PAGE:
Microsoft calling up Gurus to take on Apple's Geniuses

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As part of its efforts to shore up Windows Vista's battered reputation, Microsoft has revealed plans for retail helpers that bear a strong resemblance to Apple's Genius Bar staff.

Although they won't be fixing existing users' computers, the new staff will have the same ability as Apple's Genius Bar and Specialists to address questions customers might have about PCs they buy or to demonstrate the integration between Vista and Microsoft's other products, such as Windows Mobile or its Windows Live suite of dedicated and web apps.

Microsoft's general manager of corporate communications, Tom Pilla, likens the strategy to "borrowing a page from Nordstrom" in providing high-end customer service, though the connection the company actually intends to make is clearer through its choice of names for these new staff: Microsoft Gurus.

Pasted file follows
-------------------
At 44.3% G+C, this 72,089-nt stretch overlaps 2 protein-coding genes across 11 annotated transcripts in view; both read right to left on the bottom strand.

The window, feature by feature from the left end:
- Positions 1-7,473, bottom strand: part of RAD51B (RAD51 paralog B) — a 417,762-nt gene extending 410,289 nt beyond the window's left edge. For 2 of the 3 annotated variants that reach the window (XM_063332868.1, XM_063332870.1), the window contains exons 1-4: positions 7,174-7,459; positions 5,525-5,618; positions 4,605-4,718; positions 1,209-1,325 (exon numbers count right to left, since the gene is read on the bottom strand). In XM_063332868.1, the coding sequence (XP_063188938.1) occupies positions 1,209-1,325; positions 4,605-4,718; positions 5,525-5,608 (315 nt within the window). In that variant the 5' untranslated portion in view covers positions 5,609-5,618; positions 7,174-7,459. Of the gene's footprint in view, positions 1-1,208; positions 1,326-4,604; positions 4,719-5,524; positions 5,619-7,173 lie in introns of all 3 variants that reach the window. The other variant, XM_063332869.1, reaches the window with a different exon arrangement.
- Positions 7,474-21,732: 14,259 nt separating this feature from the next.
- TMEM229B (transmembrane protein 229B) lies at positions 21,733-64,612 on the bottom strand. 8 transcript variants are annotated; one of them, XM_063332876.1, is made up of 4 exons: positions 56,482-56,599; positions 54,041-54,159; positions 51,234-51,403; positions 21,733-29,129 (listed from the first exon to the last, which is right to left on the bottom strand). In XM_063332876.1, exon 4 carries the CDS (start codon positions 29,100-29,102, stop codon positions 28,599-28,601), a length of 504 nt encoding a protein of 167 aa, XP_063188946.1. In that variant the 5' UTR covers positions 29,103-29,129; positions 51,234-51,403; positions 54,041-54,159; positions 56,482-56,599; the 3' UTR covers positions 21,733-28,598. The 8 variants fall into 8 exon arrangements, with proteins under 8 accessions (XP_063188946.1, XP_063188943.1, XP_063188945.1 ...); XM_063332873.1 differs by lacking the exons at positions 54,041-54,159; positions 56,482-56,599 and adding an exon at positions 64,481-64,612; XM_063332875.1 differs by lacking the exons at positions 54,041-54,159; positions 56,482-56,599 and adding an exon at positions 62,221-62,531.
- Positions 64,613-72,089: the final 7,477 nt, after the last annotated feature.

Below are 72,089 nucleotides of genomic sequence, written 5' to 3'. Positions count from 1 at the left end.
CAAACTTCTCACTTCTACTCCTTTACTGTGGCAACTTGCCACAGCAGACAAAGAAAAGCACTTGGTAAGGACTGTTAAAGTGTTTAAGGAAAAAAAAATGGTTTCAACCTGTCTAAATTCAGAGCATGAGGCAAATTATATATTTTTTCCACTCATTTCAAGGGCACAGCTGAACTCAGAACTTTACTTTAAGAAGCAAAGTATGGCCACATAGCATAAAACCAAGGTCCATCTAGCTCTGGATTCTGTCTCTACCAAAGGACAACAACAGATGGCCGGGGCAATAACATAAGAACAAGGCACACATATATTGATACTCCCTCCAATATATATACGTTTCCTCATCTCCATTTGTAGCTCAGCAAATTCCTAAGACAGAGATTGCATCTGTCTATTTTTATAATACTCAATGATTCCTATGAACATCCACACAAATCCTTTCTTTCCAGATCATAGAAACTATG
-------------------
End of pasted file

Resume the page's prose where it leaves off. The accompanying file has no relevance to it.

With no immediate plans for stores of its own, however, Microsoft will rely on representatives closer to Apple's store-within-a-store projects at Best Buy and other key stores. About 155 Gurus will be ready at Best Buy and Circuit City stores in the US before the end of the year.

None of these staffers will be rewarded with commission pay and will instead be judged on their ability to "translate" technology for customers, Pilla says. It's not known whether this will quickly lead to a full-scale deployment if the trial is worthwhile for Microsoft.

The push into direct retail representation is considered part of Microsoft's $300 million strategy to counter Apple's "Get a Mac" ads and, like the Redmond, Washington-based developer's ads associated with the campaign, is there chiefly to get Windows at the forefront of the home PC user's consciousness instead of Macs.

News of the retail push also follows just a day after Microsoft began running the first of its highly touted ads featuring both Microsoft co-founder Bill Gates and Jerry Seinfeld, which reveals a non-confrontational approach to matching Apple's own duo of John Hodgman and Justin Long: the 1:30 routine only mentions computing towards the very end and includes just a single Windows logo as a sign of Microsoft's plans. A stream of the ad is available below.